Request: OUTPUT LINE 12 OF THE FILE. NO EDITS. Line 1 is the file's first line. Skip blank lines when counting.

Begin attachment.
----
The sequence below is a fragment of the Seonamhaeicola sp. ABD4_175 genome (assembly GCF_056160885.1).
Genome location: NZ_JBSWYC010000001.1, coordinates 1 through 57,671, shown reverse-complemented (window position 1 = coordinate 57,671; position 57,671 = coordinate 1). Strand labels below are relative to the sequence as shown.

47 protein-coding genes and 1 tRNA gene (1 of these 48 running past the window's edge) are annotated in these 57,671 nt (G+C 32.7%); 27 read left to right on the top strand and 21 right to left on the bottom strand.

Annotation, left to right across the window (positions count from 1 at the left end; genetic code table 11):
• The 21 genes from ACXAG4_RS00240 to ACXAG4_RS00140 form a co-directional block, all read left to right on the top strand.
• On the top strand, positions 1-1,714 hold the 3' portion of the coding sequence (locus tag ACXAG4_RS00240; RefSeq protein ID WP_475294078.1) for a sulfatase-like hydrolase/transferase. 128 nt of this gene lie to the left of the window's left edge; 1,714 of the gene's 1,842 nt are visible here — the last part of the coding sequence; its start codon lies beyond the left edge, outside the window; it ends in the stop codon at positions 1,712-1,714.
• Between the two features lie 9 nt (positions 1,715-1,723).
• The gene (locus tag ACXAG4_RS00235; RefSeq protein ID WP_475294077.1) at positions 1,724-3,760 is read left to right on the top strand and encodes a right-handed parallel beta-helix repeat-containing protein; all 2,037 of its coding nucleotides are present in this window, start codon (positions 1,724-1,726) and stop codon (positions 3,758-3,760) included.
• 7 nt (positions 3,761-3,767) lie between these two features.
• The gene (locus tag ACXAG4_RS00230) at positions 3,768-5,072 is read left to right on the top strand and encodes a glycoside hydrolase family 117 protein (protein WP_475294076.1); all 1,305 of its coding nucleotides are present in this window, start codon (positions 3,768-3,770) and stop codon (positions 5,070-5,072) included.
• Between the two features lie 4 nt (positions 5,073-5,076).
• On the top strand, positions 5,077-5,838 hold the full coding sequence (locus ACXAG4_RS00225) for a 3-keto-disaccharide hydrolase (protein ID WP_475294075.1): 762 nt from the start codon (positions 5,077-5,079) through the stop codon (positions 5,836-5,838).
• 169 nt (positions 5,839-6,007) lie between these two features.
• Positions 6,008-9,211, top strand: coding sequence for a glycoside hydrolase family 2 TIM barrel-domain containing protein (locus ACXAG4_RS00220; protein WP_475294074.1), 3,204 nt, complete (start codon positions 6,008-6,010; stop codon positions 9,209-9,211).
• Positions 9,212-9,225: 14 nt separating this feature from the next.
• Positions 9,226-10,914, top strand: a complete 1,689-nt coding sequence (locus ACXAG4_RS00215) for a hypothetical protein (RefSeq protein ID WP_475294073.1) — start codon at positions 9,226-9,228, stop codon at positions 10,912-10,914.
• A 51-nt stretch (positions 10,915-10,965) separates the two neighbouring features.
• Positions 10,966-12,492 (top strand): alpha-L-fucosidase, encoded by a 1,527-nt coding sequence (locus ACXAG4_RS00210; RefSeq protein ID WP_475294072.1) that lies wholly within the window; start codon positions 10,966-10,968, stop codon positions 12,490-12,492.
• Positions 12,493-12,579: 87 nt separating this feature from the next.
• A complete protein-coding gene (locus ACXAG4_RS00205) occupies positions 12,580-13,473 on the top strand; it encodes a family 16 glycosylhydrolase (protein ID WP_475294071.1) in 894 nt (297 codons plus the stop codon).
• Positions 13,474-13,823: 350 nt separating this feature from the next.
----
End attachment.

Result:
• On the top strand, positions 5,077-5,838 hold the full coding sequence (locus ACXAG4_RS00225) for a 3-keto-disaccharide hydrolase (protein ID WP_475294075.1): 762 nt from the start codon (positions 5,077-5,079) through the stop codon (positions 5,836-5,838).